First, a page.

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At the recent March meeting of the Mira Mesa Town Council, a concerned resident stood before the group to voice her dismay on an issue that has plagued the town for years -- abandoned shopping carts. Although a number of measures have been put in place to help resolve the problem, shopping carts continue to be strewn across the quiet residential streets of the area, often more than a mile from the main shopping thoroughfare, Mira Mesa Boulevard.

“These carts are just graffiti on wheels,” said Terry Forshey of San Diegans Against Abandoned Shopping Carts (SDAASC), a neighborhood action group formed by residents in 2006. “The City of San Diego has an ordinance to address graffiti, but none to address abandoned shopping carts.” The reasons behind the shopping-cart thefts vary. “Some are cases where lack of vehicles to provide transportation are a factor,” according to Forshey. “Others push carts up their driveways, past parked vehicles that could have been used to transport goods home.”

Although the theft of a shopping cart is a misdemeanor, the law is rarely enforced. Forshey says that the SDPD doesn’t address the dilemma and that abandoned carts become depositories for trash and food waste and make it difficult for disabled residents to use the sidewalks. Bus stops on the streets around Mira Mesa Boulevard are often crowded with abandoned carts.

The SDAASC worked together with former councilmember Brian Maienschein to create a citywide abandoned-shopping-cart ordinance, but Maienschein was termed out of office in December of 2008 without an ordinance in place.

“We have been continuing our efforts through his successor, councilmember Carl DeMaio,” says Forshey. “We are currently juggling between keeping the residents patient and encouraging the city officials to act. We plan to stay on course until it becomes evident that there is no will in the city to provide relief. At that point we will have to let the residents succumb to their impatience and do what they will.”

Jeff Stevens, president of the Mira Mesa Town Council, notes that the shopping-cart problem is a frequent concern in the community. “It is an issue that comes up often,” he says. “The town council as well as the previous and current city council offices and San Diegans Against Abandoned Shopping Carts have been trying to do something about it for several years now, but it has proven surprisingly difficult to resolve.”

Councilmember Carl DeMaio echoes Stevens’s belief regarding the significance of the problem. “I consider the shopping cart problem to be one of the most important issues facing the Mira Mesa community,” he says. “Working closely with the community, my office is pursuing options to remedy the problem through the city, as well as exploring public-private partnerships with the community and local businesses.”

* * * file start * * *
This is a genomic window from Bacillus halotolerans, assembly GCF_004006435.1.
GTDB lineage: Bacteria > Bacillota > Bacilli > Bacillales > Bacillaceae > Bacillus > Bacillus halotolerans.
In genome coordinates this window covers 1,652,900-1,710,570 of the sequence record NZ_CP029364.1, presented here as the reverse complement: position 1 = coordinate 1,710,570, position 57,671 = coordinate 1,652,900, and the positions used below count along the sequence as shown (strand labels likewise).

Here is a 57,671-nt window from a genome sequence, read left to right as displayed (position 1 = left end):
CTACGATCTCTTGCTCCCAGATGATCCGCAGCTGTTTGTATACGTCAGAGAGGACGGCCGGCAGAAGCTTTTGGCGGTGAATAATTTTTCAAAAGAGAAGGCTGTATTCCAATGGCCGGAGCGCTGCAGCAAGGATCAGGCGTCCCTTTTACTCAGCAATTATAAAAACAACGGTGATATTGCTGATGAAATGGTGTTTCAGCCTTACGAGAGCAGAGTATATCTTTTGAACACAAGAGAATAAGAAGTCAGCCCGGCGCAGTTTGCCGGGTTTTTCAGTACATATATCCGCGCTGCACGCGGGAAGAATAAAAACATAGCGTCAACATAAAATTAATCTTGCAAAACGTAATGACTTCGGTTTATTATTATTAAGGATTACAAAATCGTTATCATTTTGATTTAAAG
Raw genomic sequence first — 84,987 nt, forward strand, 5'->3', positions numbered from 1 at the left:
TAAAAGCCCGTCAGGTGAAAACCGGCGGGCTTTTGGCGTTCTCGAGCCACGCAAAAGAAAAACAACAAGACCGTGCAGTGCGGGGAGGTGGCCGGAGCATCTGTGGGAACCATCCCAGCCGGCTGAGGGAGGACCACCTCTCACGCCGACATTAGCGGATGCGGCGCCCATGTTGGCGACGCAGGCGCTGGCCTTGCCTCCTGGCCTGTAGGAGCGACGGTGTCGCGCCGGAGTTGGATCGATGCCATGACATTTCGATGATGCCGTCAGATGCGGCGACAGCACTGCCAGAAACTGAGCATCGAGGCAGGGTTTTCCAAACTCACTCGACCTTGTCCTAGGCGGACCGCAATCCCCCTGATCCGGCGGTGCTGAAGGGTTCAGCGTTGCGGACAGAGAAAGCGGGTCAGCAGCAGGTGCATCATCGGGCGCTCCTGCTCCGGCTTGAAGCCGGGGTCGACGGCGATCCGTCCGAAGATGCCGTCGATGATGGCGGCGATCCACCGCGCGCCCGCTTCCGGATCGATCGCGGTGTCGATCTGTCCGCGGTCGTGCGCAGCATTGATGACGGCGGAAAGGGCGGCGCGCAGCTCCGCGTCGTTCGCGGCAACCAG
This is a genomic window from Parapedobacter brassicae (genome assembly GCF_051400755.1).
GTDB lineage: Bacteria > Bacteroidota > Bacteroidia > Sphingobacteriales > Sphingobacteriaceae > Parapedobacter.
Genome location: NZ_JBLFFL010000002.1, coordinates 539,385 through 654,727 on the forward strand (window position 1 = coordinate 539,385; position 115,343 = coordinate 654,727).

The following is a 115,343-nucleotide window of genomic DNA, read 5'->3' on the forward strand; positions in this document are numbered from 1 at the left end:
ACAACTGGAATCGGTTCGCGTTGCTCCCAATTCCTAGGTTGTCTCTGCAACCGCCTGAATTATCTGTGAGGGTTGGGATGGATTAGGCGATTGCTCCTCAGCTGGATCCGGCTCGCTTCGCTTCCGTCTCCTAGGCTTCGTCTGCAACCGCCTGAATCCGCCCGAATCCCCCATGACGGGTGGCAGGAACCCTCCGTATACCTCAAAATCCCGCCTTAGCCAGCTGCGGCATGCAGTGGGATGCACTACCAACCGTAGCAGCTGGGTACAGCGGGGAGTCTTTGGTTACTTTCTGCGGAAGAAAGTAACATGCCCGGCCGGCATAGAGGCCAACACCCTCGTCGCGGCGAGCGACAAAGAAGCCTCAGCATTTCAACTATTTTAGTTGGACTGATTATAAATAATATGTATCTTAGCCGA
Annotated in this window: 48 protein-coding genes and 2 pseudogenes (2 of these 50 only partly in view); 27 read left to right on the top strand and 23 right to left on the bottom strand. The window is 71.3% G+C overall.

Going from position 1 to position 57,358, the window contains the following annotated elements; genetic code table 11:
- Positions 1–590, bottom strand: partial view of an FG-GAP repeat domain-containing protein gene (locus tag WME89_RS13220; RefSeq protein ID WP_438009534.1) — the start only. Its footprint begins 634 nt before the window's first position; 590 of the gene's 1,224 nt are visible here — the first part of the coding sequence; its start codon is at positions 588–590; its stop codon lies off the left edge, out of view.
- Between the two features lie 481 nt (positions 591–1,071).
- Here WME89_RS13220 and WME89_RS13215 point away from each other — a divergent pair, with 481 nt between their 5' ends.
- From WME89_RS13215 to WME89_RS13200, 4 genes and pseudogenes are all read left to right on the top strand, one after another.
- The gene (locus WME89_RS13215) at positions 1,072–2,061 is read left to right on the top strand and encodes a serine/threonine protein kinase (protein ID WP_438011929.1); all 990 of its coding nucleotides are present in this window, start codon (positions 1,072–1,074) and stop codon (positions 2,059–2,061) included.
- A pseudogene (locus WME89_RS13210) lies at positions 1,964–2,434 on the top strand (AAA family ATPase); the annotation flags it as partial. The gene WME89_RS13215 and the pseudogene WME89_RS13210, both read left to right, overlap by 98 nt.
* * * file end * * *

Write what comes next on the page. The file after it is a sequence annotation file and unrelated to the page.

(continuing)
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beachwood April 3, 2009 @ 10:38 a.m.

As a resident of Mira Mesa, I was happy to see more attention being brought to this problem. In the article, Ms. Winslow states, "Although a number of measures have been put in place to help resolve the problem...". What are these (not one but a number of) measures? As I visit my local Vons or other store utilizing shopping carts, I have yet to see any signs asking for customers not to steal or take the carts off the property. I see no offers to sell "granny carts". I see nothing to warn people that cart thief is a crime.

The City of San Diego does take active measures to improve the beauty of our city. The street are swept on a routine basis, a graffiti hot line is available, we have an "Adopt a Wall" campaign in Mira Mesa, there are times when hazardous materials are picked up at the local high school, but the eye-sore of abandon shopping carts gets little attention and as far as I can see, absolutely no action.

For those of you who live in communities where this is not a problem, count your blessings. On a daily basis, I cannot drive but a few blocks without seeing easily dozens of abandoned carts littering our streets and sidewalks. It will take a combined effort from city government, local retailers and local residents to fight this ever-growing problem. As a member of the SDAASC, I feel the residents are doing their part, now if we can just get the retailers and city officials to come to an agreement and find a doable solution to this ‘graffiti on wheels’.


AquaCat April 3, 2009 @ 5:03 p.m.

The Target store at the Irvine Spectrum mall has an RFID system to fence in their shopping carts. If they stray too far from the store, the wheels lock up. This Business Week article mentions it (scroll down to the "Invisible Detectives" section).


The purpose is to deter thefts of merchandise (people loading up the carts and then taking off), but a system like this could help with the theft of the cart itself. Perhaps Mr. DeMaio could work with some of the local stores on implementing a system like this.


SDDreaming April 4, 2009 @ 9:56 a.m.

Hmmmm “Others push carts up their driveways, past parked vehicles that could have been used to transport goods home.”

Do I see a lack of green sensitivity here, or just suburban thinking?


favod April 8, 2009 @ 8:36 p.m.

I have lived in Mira Mesa for almost 8 years and see no cessation of this problem. No one wants to makes a hard decision to help us with this bit of urban blight. I think the supermarkets should be charged a fee for collection of the grocery carts or charged for their disposal.


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